French Polynesia consists of 125 islands, divided into five archipelagoes in the South Pacific Ocean. The mystique of its best-known island, Tahiti, has drawn travelers for over 200 years. These days, Tahiti is no remote tropical outpost, but an extremely developed island of luxury resorts and housing developments.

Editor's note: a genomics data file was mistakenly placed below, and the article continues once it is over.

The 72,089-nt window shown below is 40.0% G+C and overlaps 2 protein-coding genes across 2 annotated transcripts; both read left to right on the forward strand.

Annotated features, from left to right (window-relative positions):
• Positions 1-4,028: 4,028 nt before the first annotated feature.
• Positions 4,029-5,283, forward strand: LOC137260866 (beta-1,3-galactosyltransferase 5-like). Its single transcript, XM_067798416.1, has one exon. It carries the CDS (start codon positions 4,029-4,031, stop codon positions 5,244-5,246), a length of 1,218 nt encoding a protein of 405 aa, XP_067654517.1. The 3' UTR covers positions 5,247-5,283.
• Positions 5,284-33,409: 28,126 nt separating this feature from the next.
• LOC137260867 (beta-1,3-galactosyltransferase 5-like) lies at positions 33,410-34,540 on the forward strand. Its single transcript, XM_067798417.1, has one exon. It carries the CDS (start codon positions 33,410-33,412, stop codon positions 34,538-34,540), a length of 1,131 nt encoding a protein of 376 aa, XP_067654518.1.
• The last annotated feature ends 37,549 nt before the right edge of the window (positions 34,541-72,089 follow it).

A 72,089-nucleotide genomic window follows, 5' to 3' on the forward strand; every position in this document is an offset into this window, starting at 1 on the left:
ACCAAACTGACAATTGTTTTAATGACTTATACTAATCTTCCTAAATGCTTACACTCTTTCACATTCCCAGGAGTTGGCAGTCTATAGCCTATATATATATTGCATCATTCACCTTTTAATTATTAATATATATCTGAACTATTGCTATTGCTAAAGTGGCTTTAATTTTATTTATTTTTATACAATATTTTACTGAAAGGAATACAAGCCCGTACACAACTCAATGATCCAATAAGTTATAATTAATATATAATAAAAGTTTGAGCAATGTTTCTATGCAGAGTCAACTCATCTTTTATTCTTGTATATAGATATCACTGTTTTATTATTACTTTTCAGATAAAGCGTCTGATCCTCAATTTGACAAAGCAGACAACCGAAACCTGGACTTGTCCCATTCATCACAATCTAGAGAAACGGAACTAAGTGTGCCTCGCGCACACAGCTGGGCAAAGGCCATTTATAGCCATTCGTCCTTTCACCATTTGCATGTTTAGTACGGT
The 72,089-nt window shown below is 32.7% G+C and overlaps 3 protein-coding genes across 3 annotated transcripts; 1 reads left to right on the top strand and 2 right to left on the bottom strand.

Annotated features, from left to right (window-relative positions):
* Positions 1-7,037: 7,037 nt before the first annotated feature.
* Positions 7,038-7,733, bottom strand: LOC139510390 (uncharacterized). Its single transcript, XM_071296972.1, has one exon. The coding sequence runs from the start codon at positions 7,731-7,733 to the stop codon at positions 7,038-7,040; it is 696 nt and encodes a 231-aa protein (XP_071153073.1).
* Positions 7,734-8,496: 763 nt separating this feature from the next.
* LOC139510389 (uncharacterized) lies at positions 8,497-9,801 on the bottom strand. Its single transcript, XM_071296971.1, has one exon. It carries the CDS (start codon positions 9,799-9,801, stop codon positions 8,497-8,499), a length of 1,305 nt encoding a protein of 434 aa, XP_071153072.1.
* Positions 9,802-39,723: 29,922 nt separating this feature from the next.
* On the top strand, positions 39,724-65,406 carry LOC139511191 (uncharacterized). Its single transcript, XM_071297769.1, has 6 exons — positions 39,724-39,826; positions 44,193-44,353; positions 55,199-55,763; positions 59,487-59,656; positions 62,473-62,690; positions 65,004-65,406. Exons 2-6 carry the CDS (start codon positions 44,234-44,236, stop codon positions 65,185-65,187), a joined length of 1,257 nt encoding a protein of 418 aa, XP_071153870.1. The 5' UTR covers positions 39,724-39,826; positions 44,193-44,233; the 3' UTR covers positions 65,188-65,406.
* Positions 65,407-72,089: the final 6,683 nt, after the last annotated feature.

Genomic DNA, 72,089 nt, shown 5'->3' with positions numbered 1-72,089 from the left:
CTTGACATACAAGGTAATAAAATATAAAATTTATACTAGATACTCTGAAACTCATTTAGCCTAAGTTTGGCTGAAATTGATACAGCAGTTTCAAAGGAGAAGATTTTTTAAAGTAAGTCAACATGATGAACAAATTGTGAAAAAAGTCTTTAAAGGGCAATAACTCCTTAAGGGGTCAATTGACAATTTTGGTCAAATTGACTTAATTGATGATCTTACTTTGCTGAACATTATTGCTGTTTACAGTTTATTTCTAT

Papeete, the capital city, is a maze of traffic choked streets, but its market, Le Marche, is a lively source of fresh produce and other commodities. The island of Moorea remains more representative of the standard idyllic image of French Polynesia, with a wealth of white sandy beaches where the clear waters entice visitors to swim and scuba dive. Bora Bora is another popular island retreat, and its lagoon is the site of a myriad of activities. Hiva Oa is the burial site of Paul Gauguin and Jacques Brel, and has areas where one can explore ancient ruins and petroglyphs as well. On Rurutu, one can experience whale watching from July to October. The charming village of Fare, on Huahine, is worth a visit. Rangiroa is a huge atoll, and divers make the watery pilgrimage to its lagoon where a diverse abundance of marine life thrives, and local pearl farmers harvest their crop from the depths of the deep blue sea.